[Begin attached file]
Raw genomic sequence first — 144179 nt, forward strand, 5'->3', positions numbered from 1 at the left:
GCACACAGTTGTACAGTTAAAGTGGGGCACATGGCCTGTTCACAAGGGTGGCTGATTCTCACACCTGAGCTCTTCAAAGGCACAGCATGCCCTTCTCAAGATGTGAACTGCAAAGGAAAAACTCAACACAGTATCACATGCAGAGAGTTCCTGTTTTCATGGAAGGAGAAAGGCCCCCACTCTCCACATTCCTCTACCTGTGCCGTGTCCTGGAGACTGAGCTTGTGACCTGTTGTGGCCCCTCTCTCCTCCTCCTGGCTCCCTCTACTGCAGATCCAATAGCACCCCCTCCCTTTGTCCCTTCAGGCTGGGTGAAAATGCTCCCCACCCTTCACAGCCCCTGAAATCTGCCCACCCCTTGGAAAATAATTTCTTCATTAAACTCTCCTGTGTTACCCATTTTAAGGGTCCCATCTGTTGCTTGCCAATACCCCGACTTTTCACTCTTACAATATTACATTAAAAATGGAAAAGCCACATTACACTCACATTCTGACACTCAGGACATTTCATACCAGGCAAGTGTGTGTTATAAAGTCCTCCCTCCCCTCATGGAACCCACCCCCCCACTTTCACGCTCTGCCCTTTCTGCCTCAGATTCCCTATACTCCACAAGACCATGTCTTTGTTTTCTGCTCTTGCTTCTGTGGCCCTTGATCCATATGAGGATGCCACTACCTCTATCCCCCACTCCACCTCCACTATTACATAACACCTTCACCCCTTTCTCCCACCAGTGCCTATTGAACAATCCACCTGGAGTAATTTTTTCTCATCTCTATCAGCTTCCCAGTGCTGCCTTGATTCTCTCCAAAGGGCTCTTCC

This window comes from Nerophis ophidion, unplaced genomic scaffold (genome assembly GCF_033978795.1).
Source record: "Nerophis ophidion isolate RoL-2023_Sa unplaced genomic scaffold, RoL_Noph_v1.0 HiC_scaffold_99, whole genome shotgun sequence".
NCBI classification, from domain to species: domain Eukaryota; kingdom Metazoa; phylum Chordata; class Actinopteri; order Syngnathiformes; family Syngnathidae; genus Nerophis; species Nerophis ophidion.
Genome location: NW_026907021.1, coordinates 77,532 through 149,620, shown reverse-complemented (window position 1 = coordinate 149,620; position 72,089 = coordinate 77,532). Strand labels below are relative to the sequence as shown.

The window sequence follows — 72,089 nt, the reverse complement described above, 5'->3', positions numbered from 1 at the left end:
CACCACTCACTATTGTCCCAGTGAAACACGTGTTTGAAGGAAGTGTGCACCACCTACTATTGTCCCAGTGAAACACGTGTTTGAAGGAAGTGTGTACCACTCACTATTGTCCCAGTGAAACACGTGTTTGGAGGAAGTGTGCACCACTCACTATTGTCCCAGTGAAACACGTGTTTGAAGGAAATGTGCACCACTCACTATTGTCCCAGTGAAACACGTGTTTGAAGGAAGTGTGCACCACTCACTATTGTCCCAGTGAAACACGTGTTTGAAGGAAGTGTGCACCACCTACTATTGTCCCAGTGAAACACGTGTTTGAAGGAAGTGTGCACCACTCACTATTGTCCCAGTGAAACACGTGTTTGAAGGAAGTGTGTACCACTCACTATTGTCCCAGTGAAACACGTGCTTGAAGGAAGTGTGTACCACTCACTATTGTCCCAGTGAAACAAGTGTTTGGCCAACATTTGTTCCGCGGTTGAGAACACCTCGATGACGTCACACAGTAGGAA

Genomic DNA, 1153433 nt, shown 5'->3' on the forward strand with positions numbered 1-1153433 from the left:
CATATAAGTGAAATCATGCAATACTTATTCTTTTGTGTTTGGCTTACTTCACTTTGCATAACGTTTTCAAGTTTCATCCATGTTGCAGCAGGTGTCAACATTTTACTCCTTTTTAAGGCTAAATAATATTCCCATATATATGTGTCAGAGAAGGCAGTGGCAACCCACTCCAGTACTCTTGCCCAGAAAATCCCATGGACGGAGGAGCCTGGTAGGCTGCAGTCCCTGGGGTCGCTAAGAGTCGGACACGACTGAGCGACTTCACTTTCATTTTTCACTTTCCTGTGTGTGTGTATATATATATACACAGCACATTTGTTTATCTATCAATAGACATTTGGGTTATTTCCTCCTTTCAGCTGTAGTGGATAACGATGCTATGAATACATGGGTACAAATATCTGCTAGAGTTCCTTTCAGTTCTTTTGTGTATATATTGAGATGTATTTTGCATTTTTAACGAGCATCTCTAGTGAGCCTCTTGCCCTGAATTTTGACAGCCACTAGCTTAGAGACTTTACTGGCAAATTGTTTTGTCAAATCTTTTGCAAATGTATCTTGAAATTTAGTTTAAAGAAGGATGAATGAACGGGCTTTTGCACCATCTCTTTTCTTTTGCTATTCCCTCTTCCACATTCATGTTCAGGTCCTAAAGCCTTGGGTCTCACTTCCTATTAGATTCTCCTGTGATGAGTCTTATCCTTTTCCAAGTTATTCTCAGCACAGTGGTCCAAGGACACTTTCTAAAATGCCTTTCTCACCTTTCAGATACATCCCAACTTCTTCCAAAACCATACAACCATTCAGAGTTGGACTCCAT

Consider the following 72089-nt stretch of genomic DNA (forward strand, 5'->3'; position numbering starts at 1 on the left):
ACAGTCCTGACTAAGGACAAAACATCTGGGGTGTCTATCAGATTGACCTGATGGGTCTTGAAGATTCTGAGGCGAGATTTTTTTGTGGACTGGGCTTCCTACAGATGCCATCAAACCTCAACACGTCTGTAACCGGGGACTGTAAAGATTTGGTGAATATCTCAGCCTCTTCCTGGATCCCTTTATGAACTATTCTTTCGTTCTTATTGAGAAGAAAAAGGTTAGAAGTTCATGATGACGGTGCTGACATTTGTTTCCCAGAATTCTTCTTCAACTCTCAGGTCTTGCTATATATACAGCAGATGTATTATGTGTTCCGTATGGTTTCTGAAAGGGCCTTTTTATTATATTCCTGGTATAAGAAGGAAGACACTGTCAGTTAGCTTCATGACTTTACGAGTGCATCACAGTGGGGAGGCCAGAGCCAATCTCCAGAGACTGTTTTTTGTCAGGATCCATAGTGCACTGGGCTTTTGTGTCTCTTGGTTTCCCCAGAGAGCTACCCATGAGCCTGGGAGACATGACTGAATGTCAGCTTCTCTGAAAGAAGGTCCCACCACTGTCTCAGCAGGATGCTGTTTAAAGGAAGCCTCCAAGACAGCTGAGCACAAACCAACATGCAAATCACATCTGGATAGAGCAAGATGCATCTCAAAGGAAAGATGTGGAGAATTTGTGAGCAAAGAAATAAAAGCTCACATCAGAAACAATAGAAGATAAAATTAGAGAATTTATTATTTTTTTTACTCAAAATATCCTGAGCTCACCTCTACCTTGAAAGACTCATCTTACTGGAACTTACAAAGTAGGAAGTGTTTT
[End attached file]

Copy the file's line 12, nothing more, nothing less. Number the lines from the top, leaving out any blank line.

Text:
ACAGTCCTGACTAAGGACAAAACATCTGGGGTGTCTATCAGATTGACCTGATGGGTCTTGAAGATTCTGAGGCGAGATTTTTTTGTGGACTGGGCTTCCTACAGATGCCATCAAACCTCAACACGTCTGTAACCGGGGACTGTAAAGATTTGGTGAATATCTCAGCCTCTTCCTGGATCCCTTTATGAACTATTCTTTCGTTCTTATTGAGAAGAAAAAGGTTAGAAGTTCATGATGACGGTGCTGACATTTGTTTCCCAGAATTCTTCTTCAACTCTCAGGTCTTGCTATATATACAGCAGATGTATTATGTGTTCCGTATGGTTTCTGAAAGGGCCTTTTTATTATATTCCTGGTATAAGAAGGAAGACACTGTCAGTTAGCTTCATGACTTTACGAGTGCATCACAGTGGGGAGGCCAGAGCCAATCTCCAGAGACTGTTTTTTGTCAGGATCCATAGTGCACTGGGCTTTTGTGTCTCTTGGTTTCCCCAGAGAGCTACCCATGAGCCTGGGAGACATGACTGAATGTCAGCTTCTCTGAAAGAAGGTCCCACCACTGTCTCAGCAGGATGCTGTTTAAAGGAAGCCTCCAAGACAGCTGAGCACAAACCAACATGCAAATCACATCTGGATAGAGCAAGATGCATCTCAAAGGAAAGATGTGGAGAATTTGTGAGCAAAGAAATAAAAGCTCACATCAGAAACAATAGAAGATAAAATTAGAGAATTTATTATTTTTTTTACTCAAAATATCCTGAGCTCACCTCTACCTTGAAAGACTCATCTTACTGGAACTTACAAAGTAGGAAGTGTTTT